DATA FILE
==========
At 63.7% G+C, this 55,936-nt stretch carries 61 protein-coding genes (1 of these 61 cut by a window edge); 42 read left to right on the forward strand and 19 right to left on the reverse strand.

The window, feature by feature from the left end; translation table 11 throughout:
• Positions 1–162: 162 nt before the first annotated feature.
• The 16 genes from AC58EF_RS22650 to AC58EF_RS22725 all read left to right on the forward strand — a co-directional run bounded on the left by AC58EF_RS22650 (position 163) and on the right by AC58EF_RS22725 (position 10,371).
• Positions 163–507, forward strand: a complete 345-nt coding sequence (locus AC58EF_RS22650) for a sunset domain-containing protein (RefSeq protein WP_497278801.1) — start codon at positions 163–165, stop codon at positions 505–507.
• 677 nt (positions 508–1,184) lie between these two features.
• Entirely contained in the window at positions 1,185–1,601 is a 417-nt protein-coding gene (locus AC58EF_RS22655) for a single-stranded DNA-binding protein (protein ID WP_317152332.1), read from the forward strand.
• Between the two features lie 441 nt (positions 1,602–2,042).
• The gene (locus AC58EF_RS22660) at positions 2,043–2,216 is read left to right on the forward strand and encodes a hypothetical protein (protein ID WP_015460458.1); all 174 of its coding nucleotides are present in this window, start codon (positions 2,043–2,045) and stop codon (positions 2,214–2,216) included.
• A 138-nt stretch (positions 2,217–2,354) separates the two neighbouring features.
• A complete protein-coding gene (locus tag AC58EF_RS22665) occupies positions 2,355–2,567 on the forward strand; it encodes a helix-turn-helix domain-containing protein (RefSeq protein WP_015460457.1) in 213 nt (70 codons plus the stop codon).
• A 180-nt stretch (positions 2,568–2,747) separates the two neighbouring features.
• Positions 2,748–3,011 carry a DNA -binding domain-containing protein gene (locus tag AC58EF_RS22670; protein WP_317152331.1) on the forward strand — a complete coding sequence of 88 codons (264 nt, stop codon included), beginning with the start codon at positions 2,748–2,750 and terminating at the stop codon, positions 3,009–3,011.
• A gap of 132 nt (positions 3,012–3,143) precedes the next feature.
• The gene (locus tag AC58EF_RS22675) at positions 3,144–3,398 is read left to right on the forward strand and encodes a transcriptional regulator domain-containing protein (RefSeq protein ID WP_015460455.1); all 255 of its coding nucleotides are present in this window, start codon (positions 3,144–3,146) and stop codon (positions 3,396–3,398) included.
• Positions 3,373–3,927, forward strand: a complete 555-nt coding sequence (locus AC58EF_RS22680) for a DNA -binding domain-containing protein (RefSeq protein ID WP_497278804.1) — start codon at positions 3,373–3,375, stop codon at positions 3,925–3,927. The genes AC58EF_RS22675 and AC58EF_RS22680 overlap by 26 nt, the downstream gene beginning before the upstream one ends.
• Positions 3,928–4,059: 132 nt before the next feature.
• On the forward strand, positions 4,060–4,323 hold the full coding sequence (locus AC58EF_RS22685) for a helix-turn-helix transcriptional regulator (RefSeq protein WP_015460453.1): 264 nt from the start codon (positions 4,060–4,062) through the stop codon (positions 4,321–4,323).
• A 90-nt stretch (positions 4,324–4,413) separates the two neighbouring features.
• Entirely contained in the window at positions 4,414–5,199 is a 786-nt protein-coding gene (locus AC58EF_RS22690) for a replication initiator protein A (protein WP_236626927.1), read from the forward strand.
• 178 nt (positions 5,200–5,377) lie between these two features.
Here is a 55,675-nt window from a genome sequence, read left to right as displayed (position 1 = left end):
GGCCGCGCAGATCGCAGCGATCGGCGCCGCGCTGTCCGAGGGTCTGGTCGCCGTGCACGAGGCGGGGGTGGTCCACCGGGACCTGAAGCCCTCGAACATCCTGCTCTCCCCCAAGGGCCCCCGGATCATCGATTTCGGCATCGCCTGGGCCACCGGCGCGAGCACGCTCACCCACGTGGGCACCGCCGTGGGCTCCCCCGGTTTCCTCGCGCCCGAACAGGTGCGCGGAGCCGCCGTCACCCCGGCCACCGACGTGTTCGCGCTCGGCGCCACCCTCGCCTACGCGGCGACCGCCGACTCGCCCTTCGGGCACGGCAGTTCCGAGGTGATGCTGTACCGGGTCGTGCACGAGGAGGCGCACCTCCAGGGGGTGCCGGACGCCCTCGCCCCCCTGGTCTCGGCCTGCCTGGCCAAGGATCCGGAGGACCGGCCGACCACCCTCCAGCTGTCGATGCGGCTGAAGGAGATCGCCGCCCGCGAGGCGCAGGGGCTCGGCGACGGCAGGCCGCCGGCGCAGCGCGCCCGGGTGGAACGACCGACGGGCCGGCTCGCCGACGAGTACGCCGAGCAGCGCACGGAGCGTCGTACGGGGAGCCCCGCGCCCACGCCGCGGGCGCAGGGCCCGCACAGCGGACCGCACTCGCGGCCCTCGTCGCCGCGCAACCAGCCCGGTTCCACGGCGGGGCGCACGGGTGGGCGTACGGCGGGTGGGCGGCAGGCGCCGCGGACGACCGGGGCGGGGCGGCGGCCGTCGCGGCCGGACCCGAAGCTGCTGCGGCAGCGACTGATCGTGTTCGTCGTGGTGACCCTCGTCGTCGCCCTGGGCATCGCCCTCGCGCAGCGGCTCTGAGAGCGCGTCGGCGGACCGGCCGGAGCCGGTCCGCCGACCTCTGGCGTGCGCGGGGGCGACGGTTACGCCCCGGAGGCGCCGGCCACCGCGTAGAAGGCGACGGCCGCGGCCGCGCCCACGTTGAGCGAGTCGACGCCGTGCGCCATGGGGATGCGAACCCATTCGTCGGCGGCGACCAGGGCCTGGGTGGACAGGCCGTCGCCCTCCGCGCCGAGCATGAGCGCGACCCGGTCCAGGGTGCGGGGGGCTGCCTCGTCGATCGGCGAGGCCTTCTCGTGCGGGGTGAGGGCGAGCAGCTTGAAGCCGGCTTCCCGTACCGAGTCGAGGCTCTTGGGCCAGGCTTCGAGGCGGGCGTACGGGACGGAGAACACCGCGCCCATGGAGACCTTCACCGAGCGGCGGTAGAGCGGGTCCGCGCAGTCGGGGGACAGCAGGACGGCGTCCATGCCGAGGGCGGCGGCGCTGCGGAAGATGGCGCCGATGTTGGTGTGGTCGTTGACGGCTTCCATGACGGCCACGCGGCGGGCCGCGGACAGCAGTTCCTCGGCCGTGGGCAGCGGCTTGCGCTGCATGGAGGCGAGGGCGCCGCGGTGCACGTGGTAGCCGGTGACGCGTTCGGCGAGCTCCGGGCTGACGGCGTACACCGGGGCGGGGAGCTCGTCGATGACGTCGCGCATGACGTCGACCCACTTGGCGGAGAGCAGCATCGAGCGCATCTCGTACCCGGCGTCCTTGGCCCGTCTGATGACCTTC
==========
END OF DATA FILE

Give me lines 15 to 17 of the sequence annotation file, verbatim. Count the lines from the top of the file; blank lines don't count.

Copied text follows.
• The gene (locus tag AC58EF_RS22675) at positions 3,144–3,398 is read left to right on the forward strand and encodes a transcriptional regulator domain-containing protein (RefSeq protein ID WP_015460455.1); all 255 of its coding nucleotides are present in this window, start codon (positions 3,144–3,146) and stop codon (positions 3,396–3,398) included.
• Positions 3,373–3,927, forward strand: a complete 555-nt coding sequence (locus AC58EF_RS22680) for a DNA -binding domain-containing protein (RefSeq protein ID WP_497278804.1) — start codon at positions 3,373–3,375, stop codon at positions 3,925–3,927. The genes AC58EF_RS22675 and AC58EF_RS22680 overlap by 26 nt, the downstream gene beginning before the upstream one ends.
• Positions 3,928–4,059: 132 nt before the next feature.